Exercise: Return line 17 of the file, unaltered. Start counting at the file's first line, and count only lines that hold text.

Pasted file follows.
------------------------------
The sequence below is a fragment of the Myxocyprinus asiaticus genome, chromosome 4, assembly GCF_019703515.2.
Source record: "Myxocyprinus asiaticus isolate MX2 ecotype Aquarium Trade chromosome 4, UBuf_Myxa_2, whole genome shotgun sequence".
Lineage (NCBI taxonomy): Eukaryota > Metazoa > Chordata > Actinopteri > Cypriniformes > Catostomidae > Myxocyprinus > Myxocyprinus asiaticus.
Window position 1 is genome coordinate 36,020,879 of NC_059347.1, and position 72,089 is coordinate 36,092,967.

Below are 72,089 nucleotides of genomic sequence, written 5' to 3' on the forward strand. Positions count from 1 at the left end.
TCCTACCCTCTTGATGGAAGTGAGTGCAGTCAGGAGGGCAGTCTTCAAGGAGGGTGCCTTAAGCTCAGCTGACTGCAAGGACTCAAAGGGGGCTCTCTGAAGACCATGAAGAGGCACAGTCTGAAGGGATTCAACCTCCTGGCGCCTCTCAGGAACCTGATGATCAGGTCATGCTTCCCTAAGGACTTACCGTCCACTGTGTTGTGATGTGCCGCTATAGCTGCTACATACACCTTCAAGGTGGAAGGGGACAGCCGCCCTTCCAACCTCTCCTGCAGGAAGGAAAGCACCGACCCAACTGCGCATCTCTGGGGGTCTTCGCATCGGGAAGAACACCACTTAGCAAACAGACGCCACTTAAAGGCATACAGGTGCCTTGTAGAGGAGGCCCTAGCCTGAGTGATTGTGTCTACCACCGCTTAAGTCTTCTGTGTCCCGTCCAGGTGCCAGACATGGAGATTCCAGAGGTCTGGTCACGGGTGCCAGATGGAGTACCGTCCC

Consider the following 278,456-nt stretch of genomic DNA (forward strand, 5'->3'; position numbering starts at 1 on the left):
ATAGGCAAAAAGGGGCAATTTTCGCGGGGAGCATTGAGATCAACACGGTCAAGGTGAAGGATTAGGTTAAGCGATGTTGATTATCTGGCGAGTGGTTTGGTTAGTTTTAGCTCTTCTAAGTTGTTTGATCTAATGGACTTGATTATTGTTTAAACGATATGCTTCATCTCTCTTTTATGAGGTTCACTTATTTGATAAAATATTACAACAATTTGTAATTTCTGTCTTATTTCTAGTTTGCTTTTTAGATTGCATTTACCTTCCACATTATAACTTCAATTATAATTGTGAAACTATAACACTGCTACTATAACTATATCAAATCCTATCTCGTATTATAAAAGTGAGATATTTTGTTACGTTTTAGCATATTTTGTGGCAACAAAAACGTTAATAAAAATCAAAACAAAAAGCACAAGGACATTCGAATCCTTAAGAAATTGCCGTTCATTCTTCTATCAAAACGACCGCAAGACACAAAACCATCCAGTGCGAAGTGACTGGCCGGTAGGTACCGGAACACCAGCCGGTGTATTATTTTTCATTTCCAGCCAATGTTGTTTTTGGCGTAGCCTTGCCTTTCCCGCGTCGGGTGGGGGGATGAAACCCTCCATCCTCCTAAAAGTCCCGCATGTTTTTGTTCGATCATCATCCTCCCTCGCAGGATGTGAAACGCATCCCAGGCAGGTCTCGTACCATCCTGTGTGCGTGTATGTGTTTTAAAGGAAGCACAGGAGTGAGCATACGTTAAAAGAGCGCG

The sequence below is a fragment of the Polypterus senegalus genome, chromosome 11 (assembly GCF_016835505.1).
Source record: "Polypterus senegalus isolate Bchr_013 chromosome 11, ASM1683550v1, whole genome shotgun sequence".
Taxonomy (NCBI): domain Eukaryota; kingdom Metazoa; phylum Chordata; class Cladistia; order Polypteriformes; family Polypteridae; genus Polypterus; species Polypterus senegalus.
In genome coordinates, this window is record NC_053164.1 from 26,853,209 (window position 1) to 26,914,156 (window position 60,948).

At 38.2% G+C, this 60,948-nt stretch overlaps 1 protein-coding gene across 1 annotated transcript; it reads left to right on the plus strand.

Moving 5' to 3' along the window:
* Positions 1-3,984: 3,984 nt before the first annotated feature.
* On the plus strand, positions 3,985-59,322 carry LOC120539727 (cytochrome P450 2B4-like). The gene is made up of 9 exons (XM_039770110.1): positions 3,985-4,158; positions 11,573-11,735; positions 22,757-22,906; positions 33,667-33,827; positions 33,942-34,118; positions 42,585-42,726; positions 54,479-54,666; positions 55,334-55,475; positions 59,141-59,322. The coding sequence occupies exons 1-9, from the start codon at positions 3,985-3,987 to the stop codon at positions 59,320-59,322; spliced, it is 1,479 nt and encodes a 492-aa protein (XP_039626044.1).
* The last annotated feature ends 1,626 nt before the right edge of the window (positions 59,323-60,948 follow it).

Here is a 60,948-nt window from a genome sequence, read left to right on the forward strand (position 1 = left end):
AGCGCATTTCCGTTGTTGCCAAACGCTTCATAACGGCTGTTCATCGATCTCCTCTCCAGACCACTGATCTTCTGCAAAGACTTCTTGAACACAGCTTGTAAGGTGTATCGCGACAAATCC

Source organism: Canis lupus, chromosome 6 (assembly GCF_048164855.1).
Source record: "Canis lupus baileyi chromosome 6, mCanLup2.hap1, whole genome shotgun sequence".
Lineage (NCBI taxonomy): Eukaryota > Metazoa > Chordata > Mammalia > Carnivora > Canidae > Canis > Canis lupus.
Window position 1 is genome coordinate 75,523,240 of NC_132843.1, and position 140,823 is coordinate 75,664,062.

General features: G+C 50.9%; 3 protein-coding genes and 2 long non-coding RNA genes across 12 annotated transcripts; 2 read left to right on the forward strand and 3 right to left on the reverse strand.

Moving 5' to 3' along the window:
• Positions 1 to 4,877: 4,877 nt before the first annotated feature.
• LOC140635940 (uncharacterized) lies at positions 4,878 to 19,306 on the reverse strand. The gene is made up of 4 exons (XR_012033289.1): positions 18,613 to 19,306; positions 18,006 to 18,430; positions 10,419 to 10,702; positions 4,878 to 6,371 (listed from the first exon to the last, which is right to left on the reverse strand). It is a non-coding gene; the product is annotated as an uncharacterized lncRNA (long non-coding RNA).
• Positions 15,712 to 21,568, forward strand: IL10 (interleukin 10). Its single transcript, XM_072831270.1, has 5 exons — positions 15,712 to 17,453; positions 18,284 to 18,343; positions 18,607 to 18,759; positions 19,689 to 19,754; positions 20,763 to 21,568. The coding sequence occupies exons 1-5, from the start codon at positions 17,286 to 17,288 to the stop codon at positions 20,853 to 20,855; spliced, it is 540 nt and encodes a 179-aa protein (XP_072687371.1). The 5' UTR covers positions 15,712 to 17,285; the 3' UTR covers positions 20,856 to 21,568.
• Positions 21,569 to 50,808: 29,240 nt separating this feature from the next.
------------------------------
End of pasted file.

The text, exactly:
* The last annotated feature ends 1,626 nt before the right edge of the window (positions 59,323-60,948 follow it).